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Key to holding the line? Growing the economy

Government services, state taxes a tough balancing act

Especially in a state where the need for government services is so great because of low per capita incomes, it is a very intricate balance between keeping taxation at a reasonable level while providing essential government services.

One largely untold story is that Mississippi has been successful in recent years in keeping the size of state government employment steady while growing the economy to create new jobs. As a result, the percentage of state government employees compared to overall employment has declined.

“In the last few years, state government is becoming less and less a percentage of the total employment base,” says State Treasurer Tate Reeves. “The state employment numbers have remained relatively constant while employment in the private sector has increased, which is a very good thing.”

Reeves says in the past five years, state government as a total percentage of employment has declined from near 24% to the current level of 21.1%. The reason for that is the state has seen an influx of almost 70,000 new jobs in the past four years, almost all of which have come from the private sector.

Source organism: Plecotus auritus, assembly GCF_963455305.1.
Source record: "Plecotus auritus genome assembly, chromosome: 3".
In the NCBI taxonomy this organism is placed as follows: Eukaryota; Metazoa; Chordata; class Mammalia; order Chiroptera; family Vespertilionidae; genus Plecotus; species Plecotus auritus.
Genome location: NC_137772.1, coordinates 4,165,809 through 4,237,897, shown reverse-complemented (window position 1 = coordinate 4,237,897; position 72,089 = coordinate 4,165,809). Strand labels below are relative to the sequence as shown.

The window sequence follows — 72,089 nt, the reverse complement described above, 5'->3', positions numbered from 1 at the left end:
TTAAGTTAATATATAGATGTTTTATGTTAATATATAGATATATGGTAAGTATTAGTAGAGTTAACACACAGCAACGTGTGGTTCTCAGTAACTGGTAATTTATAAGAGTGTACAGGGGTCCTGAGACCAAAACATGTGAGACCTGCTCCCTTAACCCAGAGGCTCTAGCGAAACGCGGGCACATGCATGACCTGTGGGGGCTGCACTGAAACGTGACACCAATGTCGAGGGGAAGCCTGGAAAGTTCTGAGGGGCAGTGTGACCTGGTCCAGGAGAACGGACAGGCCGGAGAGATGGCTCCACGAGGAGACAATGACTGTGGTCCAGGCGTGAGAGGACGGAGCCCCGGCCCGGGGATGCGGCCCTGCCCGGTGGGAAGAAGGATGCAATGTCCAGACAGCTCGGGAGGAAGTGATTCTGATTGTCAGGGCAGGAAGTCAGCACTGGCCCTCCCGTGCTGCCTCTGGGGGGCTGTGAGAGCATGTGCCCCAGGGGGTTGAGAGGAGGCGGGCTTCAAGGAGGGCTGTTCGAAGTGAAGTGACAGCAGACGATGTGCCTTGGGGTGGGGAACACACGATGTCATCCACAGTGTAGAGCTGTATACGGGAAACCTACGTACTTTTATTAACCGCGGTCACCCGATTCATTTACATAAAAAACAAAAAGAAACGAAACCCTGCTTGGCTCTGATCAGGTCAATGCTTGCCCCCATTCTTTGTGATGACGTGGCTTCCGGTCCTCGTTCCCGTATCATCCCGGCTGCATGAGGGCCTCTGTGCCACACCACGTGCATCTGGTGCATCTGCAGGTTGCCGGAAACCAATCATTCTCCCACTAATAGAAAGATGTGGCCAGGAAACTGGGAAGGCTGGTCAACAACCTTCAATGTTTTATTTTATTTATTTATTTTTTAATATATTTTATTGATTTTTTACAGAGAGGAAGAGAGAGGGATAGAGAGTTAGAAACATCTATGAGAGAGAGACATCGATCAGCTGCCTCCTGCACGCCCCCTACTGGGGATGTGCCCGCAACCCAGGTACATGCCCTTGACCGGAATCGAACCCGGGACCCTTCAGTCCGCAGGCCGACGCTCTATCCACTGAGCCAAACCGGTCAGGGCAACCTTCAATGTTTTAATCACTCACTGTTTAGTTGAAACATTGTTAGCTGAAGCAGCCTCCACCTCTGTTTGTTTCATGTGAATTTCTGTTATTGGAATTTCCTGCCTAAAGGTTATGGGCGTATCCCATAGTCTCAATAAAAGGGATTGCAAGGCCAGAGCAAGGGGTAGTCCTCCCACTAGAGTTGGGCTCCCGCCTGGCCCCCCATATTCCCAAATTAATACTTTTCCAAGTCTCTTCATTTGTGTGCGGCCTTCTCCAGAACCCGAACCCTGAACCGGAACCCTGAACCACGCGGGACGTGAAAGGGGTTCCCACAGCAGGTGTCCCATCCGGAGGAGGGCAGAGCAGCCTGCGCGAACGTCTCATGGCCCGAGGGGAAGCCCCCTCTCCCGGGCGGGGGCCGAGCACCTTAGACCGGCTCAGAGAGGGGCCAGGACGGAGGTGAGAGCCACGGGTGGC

“That is very important,” Reeves says. “It is one of the reasons our state budget is balanced. Our state budget is balanced because we are collecting almost $1.5 billion more than four years ago. And not one individual tax rate has been raised. So we have a growing economy, more people working and more taxpayers, which leads to more income from state income taxes. The system, at least for the past five years, is working the way it is supposed to by growing economy rather than increasing taxes on those already shouldering their share of the burden.”

Reeves says while it is very important to have a public sector and provide the services the public demands, it is equally important to do it in the most efficient manner possible so as to not collect more in taxes from people across our state than is necessary.